NAJAF, Iraq — On March 24, Brig. Gen. Yahay Rasoul, the spokesman for the Joint Special Operations Command, the special operations task force in the fight against the Islamic State (IS), told Iraqi state TV that the operation to liberate Mosul was jointly launched by the Iraqi forces and the US-led coalition. Prior to the announcement, Iraqi Prime Minister Haider al-Abadi said in a statement in February that the campaign to liberate Mosul would be launched soon. In a TV statement Dec. 28, he said that the mission would be completed in 2016.
However, disagreements between the forces that will be involved in the Mosul liberation continue to prevail in the political scene. This is true particularly since the Arab Sunnis fear the engagement of the peshmerga forces and the predominantly Shiite Popular Mobilization Units in the fighting in Mosul. This fear is understandable since the peshmerga forces represent the Kurds and the Popular Mobilization Units represent the Shiites. Sunni Arabs have warned against the presence of these two forces in Mosul and its surroundings, as the Sunnis fear the repercussions that could occur if Kurdish and Shiite forces enter the city, which has a Sunni majority and other small minorities.
The Sunni-majority Ninevah provincial council voted Feb. 29 to oppose the units’ participation in the battle to liberate Mosul. However, this decision was objected to by the members of the national parliament who represent minority communities in Mosul; Ninevah also includes non-Muslim minorities such as Christians and Shiite-affiliated minorities such as the Shabak and the Turkmens.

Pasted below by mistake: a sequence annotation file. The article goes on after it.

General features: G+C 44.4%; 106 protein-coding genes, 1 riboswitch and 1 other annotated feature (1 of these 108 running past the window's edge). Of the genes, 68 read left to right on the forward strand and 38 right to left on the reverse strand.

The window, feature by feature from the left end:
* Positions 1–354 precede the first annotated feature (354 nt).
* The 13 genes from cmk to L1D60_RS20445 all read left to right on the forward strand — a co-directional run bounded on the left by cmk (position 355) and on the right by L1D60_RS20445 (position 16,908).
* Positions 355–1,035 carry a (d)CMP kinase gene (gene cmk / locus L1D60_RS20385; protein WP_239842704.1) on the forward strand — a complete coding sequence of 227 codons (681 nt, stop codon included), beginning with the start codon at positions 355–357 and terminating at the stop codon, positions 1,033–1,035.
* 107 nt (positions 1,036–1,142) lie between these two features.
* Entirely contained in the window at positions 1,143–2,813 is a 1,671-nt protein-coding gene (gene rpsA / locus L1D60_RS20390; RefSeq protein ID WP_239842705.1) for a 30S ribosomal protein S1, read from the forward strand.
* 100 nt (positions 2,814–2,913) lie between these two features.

These minorities have nothing against the presence of the Popular Mobilization Units in Mosul, as they welcome any force able to liberate them and ensure their survival.
The Ninevah provincial council, like other provincial councils, cannot exercise veto power over the makeup of the Iraqi forces operating under the banner of Abadi, who also holds the title of commander of the armed forces under the Iraqi Constitution.
The council has 39 members, the majority of whom are Sunni Arabs and Kurds, and three members representing the minorities. The council’s sessions have been held in Erbil since the fall of Mosul, and the minorities' representatives have not attended the meetings since that time.
Abadi recently confirmed the participation of the Popular Mobilization Units in the operations to retake Mosul, stressing the legality of the decision. On Feb. 20, he had said in parliament, “The Popular Mobilization Units will take part in the operations to liberate Mosul.”
On March 17, Abadi defended his decision in a statement issued on the sidelines of a meeting with the units’ leaders, saying, “The Popular Mobilization Units is a state-affiliated institution and any prejudice against it is a prejudice against the state. No party has the right to tell us who will and will not participate in the battle, and no party has the right to ban our citizens from taking part in the liberation of their land.”